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Long before it became the commercialized mass information and entertainment juggernaut it is today, long before it was accessible to the general public, and certainly many years before Al Gore claimed he “took the initiative in creating” it, the Internet – and its predecessors – were a focal point for social interactivity.
Granted, computer networking was initially envisioned in the heyday of The Beatles as a military-centric command and control scheme.
Not only could you send a message to your friend via a newfangled technology dubbed “e-mail” (granted, the concept of e-mail wasn’t exactly newfangled at the time, though widespread public access to it was).
What’s more, this whole sitting-in-front-of-a-keyboard thing was so…
Though the technology of the time restricted the flexibility of these systems, and the end-user’s experience, to text-only exchanges of data that crawled along at glacial speed, BBSes continued to gain popularity throughout the ‘80s and well into the ‘90s, when the Internet truly kicked into gear.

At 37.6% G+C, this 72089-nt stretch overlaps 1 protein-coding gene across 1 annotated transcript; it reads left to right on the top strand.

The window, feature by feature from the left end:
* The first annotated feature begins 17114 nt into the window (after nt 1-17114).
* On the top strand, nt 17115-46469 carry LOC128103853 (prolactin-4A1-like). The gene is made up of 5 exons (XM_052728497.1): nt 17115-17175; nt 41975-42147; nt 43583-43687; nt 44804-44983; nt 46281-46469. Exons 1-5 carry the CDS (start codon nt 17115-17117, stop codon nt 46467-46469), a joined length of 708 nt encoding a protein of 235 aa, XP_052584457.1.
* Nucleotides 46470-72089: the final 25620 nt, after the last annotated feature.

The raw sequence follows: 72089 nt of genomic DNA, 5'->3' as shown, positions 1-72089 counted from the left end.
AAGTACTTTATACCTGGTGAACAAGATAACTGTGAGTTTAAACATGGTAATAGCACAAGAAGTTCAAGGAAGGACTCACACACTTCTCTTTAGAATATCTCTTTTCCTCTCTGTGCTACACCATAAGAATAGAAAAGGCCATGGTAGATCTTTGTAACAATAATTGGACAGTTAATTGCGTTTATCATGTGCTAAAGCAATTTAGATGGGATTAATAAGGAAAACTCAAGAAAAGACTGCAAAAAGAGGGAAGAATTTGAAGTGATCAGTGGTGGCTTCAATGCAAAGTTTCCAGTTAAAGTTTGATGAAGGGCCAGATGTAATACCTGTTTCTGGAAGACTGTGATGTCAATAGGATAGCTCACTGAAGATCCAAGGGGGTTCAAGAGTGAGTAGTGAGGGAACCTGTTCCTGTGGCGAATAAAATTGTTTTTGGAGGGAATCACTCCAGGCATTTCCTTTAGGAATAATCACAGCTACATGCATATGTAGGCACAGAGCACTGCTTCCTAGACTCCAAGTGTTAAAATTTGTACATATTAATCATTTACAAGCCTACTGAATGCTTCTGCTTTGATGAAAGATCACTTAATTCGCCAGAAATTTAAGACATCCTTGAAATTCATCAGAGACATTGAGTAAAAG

Indeed, some services – such as Tom Jennings’ Fido Net – linked numerous BBSes together into worldwide computer networks that managed to survive the Internet revolution.
Machine languages were bewildering, and their potential seemingly limited.
One such option was Compu Serve, a service that began life in the 1970s as a business-oriented mainframe computer communication solution, but expanded into the public domain in the late 1980s.
Compu Serve allowed members to share files and access news and events.
But it also offered something few had ever experienced – true interaction.
Yet it also was during this time, and with a parade of purportedly antisocial geeks at the helm, that the very gregarious notion of social networking would take its first steps towards becoming the omnipresent cultural phenomenon we know and love in 2014.
Put all this together and you have a medium where only the most ardent enthusiasts and techno-babbling hobbyists dared tread.It was, in effect, a breeding ground for pocket-protector-wearing societal rejects, or nerds.